A Trauma-Informed Cognitive-Behavioral Intervention for Pediatric Oncology Patients
Burns, Kelly L.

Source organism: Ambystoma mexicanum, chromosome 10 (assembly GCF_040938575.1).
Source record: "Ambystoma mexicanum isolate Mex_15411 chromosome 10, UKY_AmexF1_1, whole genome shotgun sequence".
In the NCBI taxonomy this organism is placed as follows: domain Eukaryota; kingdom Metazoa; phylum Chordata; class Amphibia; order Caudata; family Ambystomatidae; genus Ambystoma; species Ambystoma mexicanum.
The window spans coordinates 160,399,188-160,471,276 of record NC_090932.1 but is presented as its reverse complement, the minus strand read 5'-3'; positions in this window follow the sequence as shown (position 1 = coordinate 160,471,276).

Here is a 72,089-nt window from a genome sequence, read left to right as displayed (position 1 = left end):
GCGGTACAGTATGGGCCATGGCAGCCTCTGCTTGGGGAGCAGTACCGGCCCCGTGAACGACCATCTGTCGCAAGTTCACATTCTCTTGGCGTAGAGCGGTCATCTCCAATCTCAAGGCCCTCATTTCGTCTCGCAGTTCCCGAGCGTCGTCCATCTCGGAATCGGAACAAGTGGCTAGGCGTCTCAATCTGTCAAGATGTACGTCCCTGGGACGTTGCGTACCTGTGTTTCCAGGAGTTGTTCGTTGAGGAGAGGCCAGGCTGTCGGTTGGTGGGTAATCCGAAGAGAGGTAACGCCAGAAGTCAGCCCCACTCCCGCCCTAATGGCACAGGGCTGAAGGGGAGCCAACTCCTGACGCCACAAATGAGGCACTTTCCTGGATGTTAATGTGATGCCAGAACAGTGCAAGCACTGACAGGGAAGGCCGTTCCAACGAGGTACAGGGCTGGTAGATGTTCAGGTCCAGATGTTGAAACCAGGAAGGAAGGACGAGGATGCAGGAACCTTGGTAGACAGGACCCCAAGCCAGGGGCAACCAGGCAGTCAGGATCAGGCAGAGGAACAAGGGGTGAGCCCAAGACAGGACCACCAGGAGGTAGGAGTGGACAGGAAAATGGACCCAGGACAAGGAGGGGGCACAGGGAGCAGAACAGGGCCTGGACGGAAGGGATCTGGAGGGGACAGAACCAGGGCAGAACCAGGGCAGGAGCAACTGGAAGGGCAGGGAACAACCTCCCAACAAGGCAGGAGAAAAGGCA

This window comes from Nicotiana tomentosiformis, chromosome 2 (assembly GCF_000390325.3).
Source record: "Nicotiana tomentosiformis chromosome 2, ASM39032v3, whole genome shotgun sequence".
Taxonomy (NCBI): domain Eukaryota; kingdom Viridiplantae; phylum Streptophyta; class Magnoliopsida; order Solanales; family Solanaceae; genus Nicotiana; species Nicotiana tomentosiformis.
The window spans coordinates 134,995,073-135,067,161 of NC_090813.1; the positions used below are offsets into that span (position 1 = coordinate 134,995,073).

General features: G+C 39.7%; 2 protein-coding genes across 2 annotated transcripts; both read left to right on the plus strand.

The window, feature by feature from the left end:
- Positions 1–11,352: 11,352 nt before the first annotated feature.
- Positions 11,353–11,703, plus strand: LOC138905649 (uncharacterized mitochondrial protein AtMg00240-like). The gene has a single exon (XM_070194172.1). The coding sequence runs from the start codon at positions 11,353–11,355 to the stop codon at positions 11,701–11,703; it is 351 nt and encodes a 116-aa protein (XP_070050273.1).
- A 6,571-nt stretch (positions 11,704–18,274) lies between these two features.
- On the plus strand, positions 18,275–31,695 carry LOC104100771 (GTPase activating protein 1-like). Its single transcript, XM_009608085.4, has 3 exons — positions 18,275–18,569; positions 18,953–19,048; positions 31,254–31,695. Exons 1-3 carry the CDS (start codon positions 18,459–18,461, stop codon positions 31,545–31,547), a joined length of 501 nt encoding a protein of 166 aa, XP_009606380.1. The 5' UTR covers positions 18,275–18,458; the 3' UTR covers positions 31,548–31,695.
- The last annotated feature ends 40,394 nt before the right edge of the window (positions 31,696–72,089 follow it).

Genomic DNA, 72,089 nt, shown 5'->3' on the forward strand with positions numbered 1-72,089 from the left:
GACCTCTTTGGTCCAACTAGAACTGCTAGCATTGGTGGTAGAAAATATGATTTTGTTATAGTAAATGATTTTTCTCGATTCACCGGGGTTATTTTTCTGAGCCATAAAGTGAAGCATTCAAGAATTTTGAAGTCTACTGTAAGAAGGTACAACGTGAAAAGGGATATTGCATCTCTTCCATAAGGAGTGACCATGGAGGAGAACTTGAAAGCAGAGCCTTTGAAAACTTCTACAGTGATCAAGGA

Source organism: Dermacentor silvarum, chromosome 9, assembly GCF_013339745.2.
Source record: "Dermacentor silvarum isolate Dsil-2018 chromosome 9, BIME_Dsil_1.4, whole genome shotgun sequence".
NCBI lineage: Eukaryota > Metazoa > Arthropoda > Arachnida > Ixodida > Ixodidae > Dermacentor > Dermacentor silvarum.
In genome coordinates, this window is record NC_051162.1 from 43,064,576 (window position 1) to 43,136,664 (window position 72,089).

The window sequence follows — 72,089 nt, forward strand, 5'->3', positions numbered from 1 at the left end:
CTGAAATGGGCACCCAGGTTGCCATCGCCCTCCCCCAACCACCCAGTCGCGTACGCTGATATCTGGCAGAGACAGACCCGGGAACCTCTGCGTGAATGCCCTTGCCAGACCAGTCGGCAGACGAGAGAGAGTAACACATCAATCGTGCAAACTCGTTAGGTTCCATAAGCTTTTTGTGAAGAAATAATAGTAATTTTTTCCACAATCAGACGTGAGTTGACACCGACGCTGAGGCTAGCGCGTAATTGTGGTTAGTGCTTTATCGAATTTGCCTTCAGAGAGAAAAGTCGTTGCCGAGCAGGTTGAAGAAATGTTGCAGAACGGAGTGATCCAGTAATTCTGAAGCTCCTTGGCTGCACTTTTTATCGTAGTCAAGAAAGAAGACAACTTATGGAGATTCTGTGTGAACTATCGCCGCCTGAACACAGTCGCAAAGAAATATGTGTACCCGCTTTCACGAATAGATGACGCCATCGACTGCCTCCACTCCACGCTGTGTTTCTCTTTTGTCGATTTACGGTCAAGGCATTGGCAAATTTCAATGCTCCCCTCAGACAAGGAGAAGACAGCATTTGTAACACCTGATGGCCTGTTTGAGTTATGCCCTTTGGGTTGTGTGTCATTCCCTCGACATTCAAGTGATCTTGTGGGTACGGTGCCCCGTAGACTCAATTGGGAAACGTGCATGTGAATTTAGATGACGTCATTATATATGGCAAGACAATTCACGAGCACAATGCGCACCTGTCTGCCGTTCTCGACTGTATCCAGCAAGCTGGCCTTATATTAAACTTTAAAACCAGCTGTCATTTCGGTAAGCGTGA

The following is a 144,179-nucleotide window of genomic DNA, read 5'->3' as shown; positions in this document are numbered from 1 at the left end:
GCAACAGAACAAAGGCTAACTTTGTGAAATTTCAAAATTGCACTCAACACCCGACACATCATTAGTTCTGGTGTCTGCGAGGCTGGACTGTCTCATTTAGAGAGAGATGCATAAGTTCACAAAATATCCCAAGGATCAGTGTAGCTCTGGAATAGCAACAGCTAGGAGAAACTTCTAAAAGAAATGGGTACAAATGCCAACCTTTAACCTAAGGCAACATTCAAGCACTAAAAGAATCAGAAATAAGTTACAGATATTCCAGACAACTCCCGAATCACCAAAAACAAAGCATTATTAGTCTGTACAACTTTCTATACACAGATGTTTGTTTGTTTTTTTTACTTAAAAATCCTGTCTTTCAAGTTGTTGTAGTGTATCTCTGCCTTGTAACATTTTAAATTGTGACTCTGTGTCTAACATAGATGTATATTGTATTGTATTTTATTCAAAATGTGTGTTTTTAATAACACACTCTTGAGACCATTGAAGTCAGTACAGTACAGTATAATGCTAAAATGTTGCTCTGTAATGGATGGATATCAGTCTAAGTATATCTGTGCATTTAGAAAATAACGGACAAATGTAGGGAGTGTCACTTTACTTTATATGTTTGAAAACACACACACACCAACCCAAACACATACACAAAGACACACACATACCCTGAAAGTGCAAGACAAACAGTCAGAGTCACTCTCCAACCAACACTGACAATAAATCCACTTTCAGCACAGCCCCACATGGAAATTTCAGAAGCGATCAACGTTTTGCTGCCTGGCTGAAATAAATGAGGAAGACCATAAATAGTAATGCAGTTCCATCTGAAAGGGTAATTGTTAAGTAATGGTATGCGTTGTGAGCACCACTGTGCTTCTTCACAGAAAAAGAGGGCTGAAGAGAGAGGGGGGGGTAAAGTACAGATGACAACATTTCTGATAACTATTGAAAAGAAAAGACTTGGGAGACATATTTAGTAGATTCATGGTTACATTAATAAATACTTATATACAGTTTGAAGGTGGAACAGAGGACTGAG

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Conceptualizing mental health difficulties among a pediatric oncology population from a traumatic stress perspective is gaining speed. Research has shown support for the development of posttraumatic stress reactions among chronically ill children and their family members. Despite this evidence, the majority of intervention studies have not incorporated key trauma-informed intervention components that have proven to be effective in symptom reduction for trauma-exposed children. Examining key aspects of both the child trauma and pediatric psychology fields have enabled researchers to meld their strengths into one comprehensive approach. This revised perspective has clinical implications for the development of prevention and intervention techniques that are more likely to yield superior outcomes. Yet, an evidence-based, trauma-informed intervention for youth has not yet been empirically examined among a pediatric oncology population. Thus, the purpose of this study was to examine the efficacy of TF-CBT intervention program for children/adolescents diagnosed with cancer and their parents. Methods: This was a prospective longitudinal study that utilized a single-subject, non-concurrent multiple baseline design to assess the efficacy of TF-CBT intervention. A sample of five youth (ages 9 to 15) and seven parents enrolled in the study; three youth and five parents completed their participation in the study. Manualized treatment consisted of six sessions lasting approximately two hours per session (including child and parent) that targeted psychoeducation, relaxation training, affective identification and expression skills, cognitive processes, coping strategies, trauma processing, and family processes. Examined constructs, including posttraumatic stress symptomatology, depression, quality of life, parenting stress, coping utilization, coping efficacy, somatization, internalizing, and externalizing symptoms, were assessed by child self-report, parent report, and parent self-report at enrollment (baseline), post-treatment, and one-, and three-month follow-up. Results: Simulation Modeling Analysis (SMA) revealed a statistically significant reduction, from baseline to intervention, for one parentâ s PTSS (R = -0.711, p = .027) and another parentâ s PTSS reduction approached significance (R = -0.747, p = .055). Comparatively, no significant reduction was found for child PTSS. One child showed a significant improvement in coping efficacy (R = 0.619, p = .048) as a function of the intervention, and an additional two child participants approached significance (R = 0.618, p = .055; R = 0.689, p = .094). Visual inspection of the data did reveal noteworthy reductions for some study participants in both domain specific (i.e., PTSS) and broader psychological outcomes (e.g., quality of life, somatization, internalizing and externalizing symptoms, etc.). Conclusions: These results provide some support for a trauma-informed CBT intervention for pediatric oncology patients in remission and their parents.
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